“It is honestly incredibly extreme.”

“In fact, I’ve never heard of making people change their clothes. If you’re that much of a germaphobe, then I suggest getting a cover or throw for your furniture and washing it after guests leave.”

“Many people here may say, ‘Your house, your rules,’ but I think you’ll run out of friends fast with those rules.”

“For your own best interest, I’m saying YTA.” – pigeon888

Others pointed out people could decide whether or not to visit the home with his rules.

“Dear OP, please look up obsessive cleanliness and germophobia. It sounds like you have an obsessive-compulsive disorder.”

“There really is such a thing as being too clean. We have to have regular exposure to a wide variety of microbes to keep our immune systems healthy and to replenish the microbiomes of our skin, airway, gut, and other biological operating systems.”

“For the most part, what you call germs are our friends, organisms we have evolved with and need. And even when they’re not so good for us, they can still help us by making us stronger.”

“I’ll say NAH because I believe you just don’t know better, but your friend’s reaction was pretty natural.” – Insitu99

“NAH. You can have any rules in your house that you want, but also, don’t be surprised if people don’t want to come around anymore. I wouldn’t if I had to change my clothes just to hang out with you.” – Frosty_Musician_8631

“NAH. However, you do need to decide what’s more important to you: clean furniture or friendships. You won’t be able to keep all your friendships if you do this.”

“Also… the environment? Disposable raincoats? YTA for that alone.”

“For heaven’s sake, buy couch covers and slippers if you want to protect your furniture. They can be hung outside on the washing line to air after people visit: there’s no need to wash them every time you have a visitor.” – maenad2

“I grew up with Italian immigrant grandparents and their house was the strangest layout I’ve ever seen. Everything was covered in that plastic formal living room I only stepped foot in a handful of times and then it was only to walk through to get to the front door; otherwise, everyone used the back door.”

“There were two other living rooms but when we would visit, one of them had pasta hanging on what looked like clotheslines going across it, and the other we actually would sit in. Everyone had a pair of house shoes next to the door to change into, so when we first got there, no one would track dirt through the house.”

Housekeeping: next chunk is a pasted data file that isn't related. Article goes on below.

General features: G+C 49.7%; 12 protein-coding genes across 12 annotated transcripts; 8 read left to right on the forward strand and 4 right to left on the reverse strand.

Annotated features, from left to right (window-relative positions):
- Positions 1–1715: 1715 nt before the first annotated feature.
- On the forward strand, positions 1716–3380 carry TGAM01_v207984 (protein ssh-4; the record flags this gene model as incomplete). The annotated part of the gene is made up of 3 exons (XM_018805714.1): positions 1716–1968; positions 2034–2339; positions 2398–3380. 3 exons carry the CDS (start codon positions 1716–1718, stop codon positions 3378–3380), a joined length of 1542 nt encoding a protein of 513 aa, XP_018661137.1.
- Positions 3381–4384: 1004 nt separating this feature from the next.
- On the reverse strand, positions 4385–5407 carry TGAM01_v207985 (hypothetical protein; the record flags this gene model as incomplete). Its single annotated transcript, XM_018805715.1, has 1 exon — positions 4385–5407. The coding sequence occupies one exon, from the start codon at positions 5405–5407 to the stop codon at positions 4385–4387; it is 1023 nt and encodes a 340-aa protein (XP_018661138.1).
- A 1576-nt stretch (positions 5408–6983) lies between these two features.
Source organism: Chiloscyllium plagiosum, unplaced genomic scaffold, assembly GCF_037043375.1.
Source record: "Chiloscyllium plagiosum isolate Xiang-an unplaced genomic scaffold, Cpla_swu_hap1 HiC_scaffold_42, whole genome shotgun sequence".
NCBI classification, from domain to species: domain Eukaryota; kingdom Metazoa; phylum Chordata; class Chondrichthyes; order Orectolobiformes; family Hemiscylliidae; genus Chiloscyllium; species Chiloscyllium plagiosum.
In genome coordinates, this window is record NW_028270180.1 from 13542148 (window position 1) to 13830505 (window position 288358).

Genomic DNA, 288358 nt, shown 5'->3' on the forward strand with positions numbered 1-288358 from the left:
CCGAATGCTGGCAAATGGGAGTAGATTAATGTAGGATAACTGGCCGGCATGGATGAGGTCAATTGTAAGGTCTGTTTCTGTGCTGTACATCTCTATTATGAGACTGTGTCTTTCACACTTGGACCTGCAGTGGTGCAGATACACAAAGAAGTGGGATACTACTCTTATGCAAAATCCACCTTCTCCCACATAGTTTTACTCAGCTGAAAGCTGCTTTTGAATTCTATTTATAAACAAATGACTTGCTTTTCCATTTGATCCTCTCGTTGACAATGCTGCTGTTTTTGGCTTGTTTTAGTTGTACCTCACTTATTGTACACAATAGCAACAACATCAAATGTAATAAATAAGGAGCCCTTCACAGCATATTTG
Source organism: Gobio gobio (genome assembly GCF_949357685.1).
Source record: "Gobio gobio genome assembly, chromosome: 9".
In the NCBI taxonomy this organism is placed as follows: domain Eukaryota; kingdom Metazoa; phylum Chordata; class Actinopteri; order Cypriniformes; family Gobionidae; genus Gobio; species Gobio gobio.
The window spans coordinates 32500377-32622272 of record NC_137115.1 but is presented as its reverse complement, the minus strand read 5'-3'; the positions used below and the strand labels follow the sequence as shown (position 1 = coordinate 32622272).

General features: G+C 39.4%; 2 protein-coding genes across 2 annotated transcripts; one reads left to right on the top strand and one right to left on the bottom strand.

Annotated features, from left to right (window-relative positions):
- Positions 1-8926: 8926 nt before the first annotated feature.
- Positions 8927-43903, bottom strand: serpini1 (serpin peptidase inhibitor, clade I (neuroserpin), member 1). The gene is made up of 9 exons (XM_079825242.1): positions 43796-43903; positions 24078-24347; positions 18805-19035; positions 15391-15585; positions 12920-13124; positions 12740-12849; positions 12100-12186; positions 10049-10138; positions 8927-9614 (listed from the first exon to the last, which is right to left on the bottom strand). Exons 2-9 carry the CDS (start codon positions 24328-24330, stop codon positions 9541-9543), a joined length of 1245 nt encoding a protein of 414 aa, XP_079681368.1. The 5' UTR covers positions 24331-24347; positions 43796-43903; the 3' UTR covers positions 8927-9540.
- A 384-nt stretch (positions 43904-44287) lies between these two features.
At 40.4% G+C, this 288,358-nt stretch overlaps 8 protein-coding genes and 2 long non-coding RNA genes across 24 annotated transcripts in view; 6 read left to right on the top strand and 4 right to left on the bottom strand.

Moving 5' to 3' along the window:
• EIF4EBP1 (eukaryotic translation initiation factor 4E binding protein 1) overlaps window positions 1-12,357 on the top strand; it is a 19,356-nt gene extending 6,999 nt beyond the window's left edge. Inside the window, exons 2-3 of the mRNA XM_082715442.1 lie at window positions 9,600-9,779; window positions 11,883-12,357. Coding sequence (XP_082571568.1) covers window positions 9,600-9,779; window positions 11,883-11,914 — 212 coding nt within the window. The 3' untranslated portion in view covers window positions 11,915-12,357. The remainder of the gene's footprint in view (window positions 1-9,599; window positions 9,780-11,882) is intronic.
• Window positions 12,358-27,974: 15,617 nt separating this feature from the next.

“I do not think OP is YTA nor NTA. Sounds like OCD germaphobia but I definitely feel you need to seek help for it and find a suitable alternative to your guests having to change clothes or risk nobody other than family visiting if even them.” – mkmoore72

“NAH. I had an acquaintance like you. There were only certain chairs (solid wood) that guests could sit on. This was a symptom of some of their mental health issues. We aren’t friends anymore.”

“It’s a slippery slope, so talk to your doctor. Please, please, please talk to your doctor. Cleanliness is important (hand washing, removing shoes, not licking light switches), but full wardrobe changes are pushing it.” – StarTrek_Recruitment

“Everyone is allowed to have whatever rules they want for their own house, even if they are excessive.”

“And to be fair, he did warn his friend about the rule before he was invited over. Now, if a friend told me this rule, I would probably be like, ‘Seriously?,’ and hopefully get confirmation beforehand whether this was a thing or not. And depending on the friend, I would or would not go over after that.”

“Anyone who has rules like this should be aware of the consequences, which in this case is having few people who are willing to come over because few people are willing to do all of that.”

“The friend was legitimately surprised that the rule was enforced, probably got weirded out, left, and probably went no contact (sorry, OP). I would say NAH.” – paradygmatic

The subReddit was left confused by this story as they couldn’t imagine having to go to these lengths just to visit with a loved one.

While being clean and being careful about germs are smart, especially after the pandemic, there’s such a thing as being too careful. No exposure to germs will actually increase our chances of getting sick because of our immune systems not being exposed to those things, but it’ll increase our chances of losing important relationships, too.

Written by McKenzie Lynn Tozan

McKenzie Lynn Tozan has been a part of the George Takei family since 2019 when she wrote some of her favorite early pieces: Sesame Street introducing its first character who lived in foster care and Bruce Willis delivering a not-so-Die-Hard opening pitch at a Phillies game. She's gone on to write nearly 3,000 viral and trending stories for George Takei, Comic Sands, Percolately, and ÜberFacts. With an unstoppable love for the written word, she's also an avid reader, poet, and indie novelist.